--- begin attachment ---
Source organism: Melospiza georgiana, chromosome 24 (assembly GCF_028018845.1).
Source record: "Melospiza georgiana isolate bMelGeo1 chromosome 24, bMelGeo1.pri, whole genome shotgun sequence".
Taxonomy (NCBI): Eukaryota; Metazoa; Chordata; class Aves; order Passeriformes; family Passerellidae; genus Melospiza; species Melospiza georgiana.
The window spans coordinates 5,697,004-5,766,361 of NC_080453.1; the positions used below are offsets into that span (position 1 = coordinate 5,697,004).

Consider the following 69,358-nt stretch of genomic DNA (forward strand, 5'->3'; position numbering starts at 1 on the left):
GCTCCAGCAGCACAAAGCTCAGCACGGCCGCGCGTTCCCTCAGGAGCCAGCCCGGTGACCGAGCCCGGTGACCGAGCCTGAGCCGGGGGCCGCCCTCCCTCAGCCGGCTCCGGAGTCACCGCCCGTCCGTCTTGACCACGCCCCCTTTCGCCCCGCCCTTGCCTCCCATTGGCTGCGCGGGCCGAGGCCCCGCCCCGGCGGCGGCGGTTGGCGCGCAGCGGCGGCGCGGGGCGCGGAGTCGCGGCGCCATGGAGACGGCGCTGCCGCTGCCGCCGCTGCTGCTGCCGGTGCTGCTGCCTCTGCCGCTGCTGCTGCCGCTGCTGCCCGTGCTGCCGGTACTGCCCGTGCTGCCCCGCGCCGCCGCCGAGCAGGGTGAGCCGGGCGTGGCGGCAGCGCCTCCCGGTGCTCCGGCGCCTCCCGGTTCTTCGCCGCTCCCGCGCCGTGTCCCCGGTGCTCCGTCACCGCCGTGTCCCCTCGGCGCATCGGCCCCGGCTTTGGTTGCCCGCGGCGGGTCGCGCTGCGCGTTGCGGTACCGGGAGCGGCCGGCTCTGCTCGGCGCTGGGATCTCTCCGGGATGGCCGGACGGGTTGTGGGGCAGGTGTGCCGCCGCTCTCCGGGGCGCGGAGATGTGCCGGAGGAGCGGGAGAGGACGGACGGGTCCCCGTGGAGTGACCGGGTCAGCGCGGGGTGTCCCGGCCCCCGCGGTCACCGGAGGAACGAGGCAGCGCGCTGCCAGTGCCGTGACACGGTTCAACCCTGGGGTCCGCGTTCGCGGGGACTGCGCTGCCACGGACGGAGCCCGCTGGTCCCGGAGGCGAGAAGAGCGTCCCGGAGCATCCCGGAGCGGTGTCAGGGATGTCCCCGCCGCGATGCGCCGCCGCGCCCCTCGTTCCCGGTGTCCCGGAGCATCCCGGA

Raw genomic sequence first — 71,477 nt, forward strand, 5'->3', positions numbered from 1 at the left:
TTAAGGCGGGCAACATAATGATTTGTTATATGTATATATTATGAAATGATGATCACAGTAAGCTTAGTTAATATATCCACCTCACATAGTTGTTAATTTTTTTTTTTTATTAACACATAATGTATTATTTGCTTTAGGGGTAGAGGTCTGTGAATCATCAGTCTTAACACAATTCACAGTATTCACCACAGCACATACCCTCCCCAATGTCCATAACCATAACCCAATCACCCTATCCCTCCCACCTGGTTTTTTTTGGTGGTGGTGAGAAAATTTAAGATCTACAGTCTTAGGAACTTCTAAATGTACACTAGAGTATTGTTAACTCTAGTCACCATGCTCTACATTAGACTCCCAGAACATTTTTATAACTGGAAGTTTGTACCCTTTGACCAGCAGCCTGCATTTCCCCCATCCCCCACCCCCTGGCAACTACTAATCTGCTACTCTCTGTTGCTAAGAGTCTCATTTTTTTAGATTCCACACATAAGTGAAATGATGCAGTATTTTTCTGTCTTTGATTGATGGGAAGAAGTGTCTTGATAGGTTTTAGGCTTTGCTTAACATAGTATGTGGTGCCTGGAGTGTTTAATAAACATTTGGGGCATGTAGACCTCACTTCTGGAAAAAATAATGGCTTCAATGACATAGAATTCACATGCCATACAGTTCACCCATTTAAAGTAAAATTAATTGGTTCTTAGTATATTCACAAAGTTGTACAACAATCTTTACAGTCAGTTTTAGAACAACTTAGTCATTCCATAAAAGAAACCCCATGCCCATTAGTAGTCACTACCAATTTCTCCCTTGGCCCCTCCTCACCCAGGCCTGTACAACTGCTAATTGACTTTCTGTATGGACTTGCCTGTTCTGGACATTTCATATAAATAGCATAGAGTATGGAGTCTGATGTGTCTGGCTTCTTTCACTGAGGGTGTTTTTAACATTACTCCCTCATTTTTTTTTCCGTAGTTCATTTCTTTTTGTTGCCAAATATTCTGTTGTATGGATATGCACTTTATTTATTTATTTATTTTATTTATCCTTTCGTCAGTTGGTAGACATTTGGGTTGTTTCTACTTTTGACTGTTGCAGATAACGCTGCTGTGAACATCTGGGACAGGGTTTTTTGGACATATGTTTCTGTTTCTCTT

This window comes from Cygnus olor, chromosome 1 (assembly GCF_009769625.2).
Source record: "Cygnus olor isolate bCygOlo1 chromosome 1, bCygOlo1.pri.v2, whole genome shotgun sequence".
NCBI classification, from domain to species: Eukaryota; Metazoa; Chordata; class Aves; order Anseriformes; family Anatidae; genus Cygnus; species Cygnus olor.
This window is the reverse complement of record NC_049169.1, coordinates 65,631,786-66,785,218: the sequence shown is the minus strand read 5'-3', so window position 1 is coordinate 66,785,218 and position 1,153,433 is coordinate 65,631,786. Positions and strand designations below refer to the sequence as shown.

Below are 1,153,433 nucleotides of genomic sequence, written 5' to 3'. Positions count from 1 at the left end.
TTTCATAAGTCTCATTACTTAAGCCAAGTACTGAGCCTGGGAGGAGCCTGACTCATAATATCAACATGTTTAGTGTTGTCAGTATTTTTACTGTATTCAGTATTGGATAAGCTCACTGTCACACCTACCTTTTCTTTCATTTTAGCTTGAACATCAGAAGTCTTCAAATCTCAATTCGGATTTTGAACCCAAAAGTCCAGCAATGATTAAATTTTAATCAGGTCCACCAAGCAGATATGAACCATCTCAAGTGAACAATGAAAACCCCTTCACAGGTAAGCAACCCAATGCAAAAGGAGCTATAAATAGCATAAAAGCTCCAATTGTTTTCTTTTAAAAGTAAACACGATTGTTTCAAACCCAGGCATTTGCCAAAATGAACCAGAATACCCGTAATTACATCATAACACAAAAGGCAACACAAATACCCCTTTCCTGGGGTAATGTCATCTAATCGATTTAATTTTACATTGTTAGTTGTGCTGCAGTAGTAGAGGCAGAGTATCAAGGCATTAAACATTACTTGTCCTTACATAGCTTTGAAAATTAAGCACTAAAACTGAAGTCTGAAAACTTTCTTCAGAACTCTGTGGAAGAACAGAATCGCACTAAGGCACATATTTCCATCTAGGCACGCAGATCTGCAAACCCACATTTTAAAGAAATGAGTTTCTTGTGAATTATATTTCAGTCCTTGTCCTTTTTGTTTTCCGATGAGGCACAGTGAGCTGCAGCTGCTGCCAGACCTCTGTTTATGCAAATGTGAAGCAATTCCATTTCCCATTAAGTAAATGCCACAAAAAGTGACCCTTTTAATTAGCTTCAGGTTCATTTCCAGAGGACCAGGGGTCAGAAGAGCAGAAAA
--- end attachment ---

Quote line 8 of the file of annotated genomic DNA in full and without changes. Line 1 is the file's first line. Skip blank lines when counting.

TTAAGGCGGGCAACATAATGATTTGTTATATGTATATATTATGAAATGATGATCACAGTAAGCTTAGTTAATATATCCACCTCACATAGTTGTTAATTTTTTTTTTTTATTAACACATAATGTATTATTTGCTTTAGGGGTAGAGGTCTGTGAATCATCAGTCTTAACACAATTCACAGTATTCACCACAGCACATACCCTCCCCAATGTCCATAACCATAACCCAATCACCCTATCCCTCCCACCTGGTTTTTTTTGGTGGTGGTGAGAAAATTTAAGATCTACAGTCTTAGGAACTTCTAAATGTACACTAGAGTATTGTTAACTCTAGTCACCATGCTCTACATTAGACTCCCAGAACATTTTTATAACTGGAAGTTTGTACCCTTTGACCAGCAGCCTGCATTTCCCCCATCCCCCACCCCCTGGCAACTACTAATCTGCTACTCTCTGTTGCTAAGAGTCTCATTTTTTTAGATTCCACACATAAGTGAAATGATGCAGTATTTTTCTGTCTTTGATTGATGGGAAGAAGTGTCTTGATAGGTTTTAGGCTTTGCTTAACATAGTATGTGGTGCCTGGAGTGTTTAATAAACATTTGGGGCATGTAGACCTCACTTCTGGAAAAAATAATGGCTTCAATGACATAGAATTCACATGCCATACAGTTCACCCATTTAAAGTAAAATTAATTGGTTCTTAGTATATTCACAAAGTTGTACAACAATCTTTACAGTCAGTTTTAGAACAACTTAGTCATTCCATAAAAGAAACCCCATGCCCATTAGTAGTCACTACCAATTTCTCCCTTGGCCCCTCCTCACCCAGGCCTGTACAACTGCTAATTGACTTTCTGTATGGACTTGCCTGTTCTGGACATTTCATATAAATAGCATAGAGTATGGAGTCTGATGTGTCTGGCTTCTTTCACTGAGGGTGTTTTTAACATTACTCCCTCATTTTTTTTTCCGTAGTTCATTTCTTTTTGTTGCCAAATATTCTGTTGTATGGATATGCACTTTATTTATTTATTTATTTTATTTATCCTTTCGTCAGTTGGTAGACATTTGGGTTGTTTCTACTTTTGACTGTTGCAGATAACGCTGCTGTGAACATCTGGGACAGGGTTTTTTGGACATATGTTTCTGTTTCTCTT